Please wait...
Please wait...

PERSPECTIVE

Viewpoints from the frontline of content.

Learning to navigate the coproduction minefield

By John Smithson 01-08-2022

Arrow Pictures’ creative director offers his top tips for building successful coproduction partnerships, following his recent collaboration with Stranger Than Fiction on ABC and BBC feature doc River.

One of the terrible truths of this business is that coproduction is often a minefield.

At its worst, it is a toxic brew of competing egos, rapacious greed and relentless cultural and nationalistic jousting. But when it works, it delivers in spades and is an incredibly rewarding experience.

I’m focusing here on the scenario where two production companies work together, not alliances with broadcast networks or streamers.

The scenario might be an arranged marriage, brokered by networks. Or it might be pragmatically driven, a chance to work on a great idea or collaborate with some A-list talent or set up to access soft money from another country.

It is on my mind because last week, River, a theatrical documentary I jointly produced with Australian indie Stranger than Fiction and their mega-talented director Jen Peedom, landed on the BBC.

River is a beguiling mixture of elements – sunning cinematography, music from the Australian Chamber Orchestra, Radiohead and Jonny Greenwood, and words written by award-winning author Robert Macfarlane and narrated by Willem Dafoe. It’s an epic journey, across six continents, as it explores the relationship between humans and rivers.

Ordinarily, this would not be my cup of tea. I’m too story-driven and love the challenge of engineering the story beats out of a complex story. But I liked the idea of tackling something outside of my normal comfort zone. And what sealed the deal was the great experience I had working as a producer on Jen’s film Sherpa.

River, narrated by Willem Dafoe, aired on BBC Four last week

Aussie pals had introduced us, I really rated her work and Jen’s plan to make a film about the ascent of Everest from the Sherpa’s POV was an interesting project. I could make a contribution in helping to raise finance outside of Oz and also helping to craft the editorial, given what I had learned on other mountain and adventure films I’d been involved in.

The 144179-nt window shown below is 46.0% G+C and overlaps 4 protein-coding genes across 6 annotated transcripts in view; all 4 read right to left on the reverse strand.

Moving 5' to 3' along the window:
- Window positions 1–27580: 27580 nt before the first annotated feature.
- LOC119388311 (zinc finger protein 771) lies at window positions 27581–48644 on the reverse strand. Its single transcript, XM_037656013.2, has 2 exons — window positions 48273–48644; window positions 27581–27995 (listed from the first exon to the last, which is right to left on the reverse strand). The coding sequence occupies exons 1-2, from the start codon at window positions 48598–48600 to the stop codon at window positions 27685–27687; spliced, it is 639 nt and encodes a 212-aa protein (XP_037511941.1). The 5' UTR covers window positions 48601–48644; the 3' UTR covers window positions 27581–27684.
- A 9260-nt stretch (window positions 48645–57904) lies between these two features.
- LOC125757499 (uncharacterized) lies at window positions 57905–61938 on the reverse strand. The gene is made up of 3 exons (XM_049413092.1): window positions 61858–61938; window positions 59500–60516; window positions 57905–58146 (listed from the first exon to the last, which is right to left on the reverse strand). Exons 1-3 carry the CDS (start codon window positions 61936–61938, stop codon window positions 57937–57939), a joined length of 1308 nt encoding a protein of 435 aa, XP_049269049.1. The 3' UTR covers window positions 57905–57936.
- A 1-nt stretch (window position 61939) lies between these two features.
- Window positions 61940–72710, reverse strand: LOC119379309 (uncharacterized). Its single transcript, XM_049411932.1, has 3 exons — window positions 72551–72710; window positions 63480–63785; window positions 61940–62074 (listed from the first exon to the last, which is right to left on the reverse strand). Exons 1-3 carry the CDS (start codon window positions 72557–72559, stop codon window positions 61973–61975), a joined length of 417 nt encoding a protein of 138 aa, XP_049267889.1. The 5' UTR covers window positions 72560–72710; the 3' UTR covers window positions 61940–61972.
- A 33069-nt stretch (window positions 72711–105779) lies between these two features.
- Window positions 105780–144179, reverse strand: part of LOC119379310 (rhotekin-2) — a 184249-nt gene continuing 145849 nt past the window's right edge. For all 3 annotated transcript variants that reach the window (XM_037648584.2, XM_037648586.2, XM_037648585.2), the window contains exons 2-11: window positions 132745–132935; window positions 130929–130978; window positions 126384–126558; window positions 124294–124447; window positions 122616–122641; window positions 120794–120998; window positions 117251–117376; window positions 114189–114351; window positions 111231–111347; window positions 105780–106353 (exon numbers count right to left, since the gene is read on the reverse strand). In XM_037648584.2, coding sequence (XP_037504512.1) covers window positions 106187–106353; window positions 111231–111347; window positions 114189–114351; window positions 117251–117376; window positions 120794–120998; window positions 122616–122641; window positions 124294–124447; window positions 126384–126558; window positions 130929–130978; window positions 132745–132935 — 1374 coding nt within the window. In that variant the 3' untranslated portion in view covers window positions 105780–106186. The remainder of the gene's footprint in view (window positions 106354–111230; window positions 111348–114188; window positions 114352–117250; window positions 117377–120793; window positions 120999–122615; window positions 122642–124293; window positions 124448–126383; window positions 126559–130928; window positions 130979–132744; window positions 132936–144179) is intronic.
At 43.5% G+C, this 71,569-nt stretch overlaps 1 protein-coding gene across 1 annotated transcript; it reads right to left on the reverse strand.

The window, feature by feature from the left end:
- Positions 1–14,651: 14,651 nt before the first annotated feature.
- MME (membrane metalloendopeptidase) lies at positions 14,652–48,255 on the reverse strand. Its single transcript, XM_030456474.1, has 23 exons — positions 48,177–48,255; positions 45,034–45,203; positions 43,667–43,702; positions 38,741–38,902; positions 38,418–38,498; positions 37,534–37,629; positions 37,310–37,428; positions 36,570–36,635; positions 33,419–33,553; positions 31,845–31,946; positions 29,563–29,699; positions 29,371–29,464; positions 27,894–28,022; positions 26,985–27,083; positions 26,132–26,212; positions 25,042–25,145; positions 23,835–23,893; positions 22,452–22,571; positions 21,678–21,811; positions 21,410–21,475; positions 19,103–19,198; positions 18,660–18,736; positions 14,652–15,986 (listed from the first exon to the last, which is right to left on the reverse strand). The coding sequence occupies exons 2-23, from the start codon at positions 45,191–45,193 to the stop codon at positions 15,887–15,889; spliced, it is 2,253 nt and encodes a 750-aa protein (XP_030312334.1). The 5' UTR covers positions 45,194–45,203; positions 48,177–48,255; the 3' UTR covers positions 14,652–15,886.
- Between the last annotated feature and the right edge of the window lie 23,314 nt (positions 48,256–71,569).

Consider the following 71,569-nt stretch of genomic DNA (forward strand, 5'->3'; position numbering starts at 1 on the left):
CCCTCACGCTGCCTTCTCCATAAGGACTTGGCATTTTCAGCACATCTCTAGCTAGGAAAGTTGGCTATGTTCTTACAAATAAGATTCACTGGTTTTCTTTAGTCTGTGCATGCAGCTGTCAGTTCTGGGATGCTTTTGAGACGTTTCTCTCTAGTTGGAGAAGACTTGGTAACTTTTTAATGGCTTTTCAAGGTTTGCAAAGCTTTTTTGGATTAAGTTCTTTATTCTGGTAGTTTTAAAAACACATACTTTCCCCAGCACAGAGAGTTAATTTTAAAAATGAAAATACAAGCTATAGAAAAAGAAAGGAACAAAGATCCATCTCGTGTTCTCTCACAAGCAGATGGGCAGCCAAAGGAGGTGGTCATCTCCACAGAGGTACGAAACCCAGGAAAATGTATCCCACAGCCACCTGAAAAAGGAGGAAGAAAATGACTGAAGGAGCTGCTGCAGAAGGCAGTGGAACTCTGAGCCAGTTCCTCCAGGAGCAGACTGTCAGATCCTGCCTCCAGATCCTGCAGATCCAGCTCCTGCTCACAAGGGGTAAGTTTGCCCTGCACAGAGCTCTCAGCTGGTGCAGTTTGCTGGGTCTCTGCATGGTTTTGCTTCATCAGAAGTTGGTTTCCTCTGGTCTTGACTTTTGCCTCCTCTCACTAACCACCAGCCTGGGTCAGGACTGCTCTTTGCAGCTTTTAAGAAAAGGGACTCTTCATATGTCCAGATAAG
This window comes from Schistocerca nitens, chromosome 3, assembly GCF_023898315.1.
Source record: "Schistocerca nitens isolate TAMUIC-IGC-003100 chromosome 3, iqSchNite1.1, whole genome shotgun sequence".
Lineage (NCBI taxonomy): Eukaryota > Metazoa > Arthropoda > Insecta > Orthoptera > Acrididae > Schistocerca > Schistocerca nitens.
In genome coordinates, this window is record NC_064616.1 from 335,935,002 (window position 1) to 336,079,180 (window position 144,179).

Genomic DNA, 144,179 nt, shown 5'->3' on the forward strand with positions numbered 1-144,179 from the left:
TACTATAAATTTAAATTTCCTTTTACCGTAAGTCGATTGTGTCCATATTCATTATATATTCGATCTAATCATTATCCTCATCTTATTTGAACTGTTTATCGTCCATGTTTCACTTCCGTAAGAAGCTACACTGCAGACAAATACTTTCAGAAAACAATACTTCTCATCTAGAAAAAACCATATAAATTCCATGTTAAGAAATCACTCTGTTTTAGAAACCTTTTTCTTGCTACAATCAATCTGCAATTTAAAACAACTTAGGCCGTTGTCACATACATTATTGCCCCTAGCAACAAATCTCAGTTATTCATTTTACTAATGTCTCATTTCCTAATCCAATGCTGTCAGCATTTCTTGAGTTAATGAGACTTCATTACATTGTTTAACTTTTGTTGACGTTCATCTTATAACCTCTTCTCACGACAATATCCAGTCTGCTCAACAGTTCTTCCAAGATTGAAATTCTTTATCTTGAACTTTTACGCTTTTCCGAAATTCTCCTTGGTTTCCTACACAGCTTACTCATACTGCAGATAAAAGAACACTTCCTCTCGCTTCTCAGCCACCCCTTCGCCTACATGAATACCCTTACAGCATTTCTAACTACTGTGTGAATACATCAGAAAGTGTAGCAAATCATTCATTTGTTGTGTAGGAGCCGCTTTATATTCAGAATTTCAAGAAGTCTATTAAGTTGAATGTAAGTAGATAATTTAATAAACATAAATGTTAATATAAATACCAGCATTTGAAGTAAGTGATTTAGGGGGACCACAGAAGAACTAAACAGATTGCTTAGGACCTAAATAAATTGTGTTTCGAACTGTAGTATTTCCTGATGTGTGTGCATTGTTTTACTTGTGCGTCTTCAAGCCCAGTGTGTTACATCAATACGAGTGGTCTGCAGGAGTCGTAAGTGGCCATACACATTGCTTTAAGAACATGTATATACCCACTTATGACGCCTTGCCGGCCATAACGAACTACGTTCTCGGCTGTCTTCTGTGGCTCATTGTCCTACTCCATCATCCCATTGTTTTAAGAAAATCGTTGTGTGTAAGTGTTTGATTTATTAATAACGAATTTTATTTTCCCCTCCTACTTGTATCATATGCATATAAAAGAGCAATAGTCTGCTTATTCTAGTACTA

Then, as the team were filming on Everest, a giant block of ice crashed onto the climbing route, killing 16 Sherpas. It was a heartbreaking moment, the worst disaster in the history of the mountain. Suddenly, the film we were making was no longer possible, but we realised there was a chance we could make something altogether more important and relevant. And that’s the point of copros – they provide opportunities, experiences and relationships beyond the confines of what you are doing in your own company.

Turning the film around and shaping what became an internationally acclaimed, award-winning theatrical doc was highly satisfying creatively. It’s why we do this job. It was also the ultimate stress test. Get through that, which we did with flying colours, and you could work on anything together.

What are my thoughts on how to navigate the complexities of copros? The key message is do all the hard stuff at the beginning. Don’t keep it all vague in a bid to keep it sweet.

How is financial and editorial responsibility divided? Who is handling the financiers? What’s the relationship between key editorial talent? How do you share the rewards, if it all goes well? And how do you share the pain if you are fighting overspends, or a film that’s not working in the cutting room? The more you can sort up front, the better the template to help you survive whatever comes up next.

One other rule when working in a collaboration: clearly speak your mind, during the shoot and in post. Don’t sugarcoat to avoid potential conflict. It’s not a Machiavellian ploy to grasp control, just a desire to make the best possible film.

I fondly remember on Sherpa some epic moments in the edit as a rock met a hard place. But we sorted it. Never forget, the second you leave the cutting room, it is all smiles again.

today's correspondent

John Smithson Executive producer and creative director

Smithson has been responsible for multiple projects that have received global acclaim. His most recent project, Positive – a three-part series marking Britain’s 40-year struggle with HIV/AIDS, told by the key players who confronted this terrifying disease – has been shortlisted for this year's Grierson awards. Arrow Pictures' first commission for Sky, it premiered on World Aids Day 2021.

Smithson's other recent high-profile projects include Generation 9/11 (1x120’), a collaboration with PBS, Channel 4 and Arte France, which tells the stories of the children born in the wake of their father’s deaths on that fateful day; and River (1x75') for the BBC and the ABC, which explores man's relationship with rivers, narrated by Willem Dafoe and featuring music by Jonny Greenwood and Radiohead.


OTHER RECENT PERSPECTIVES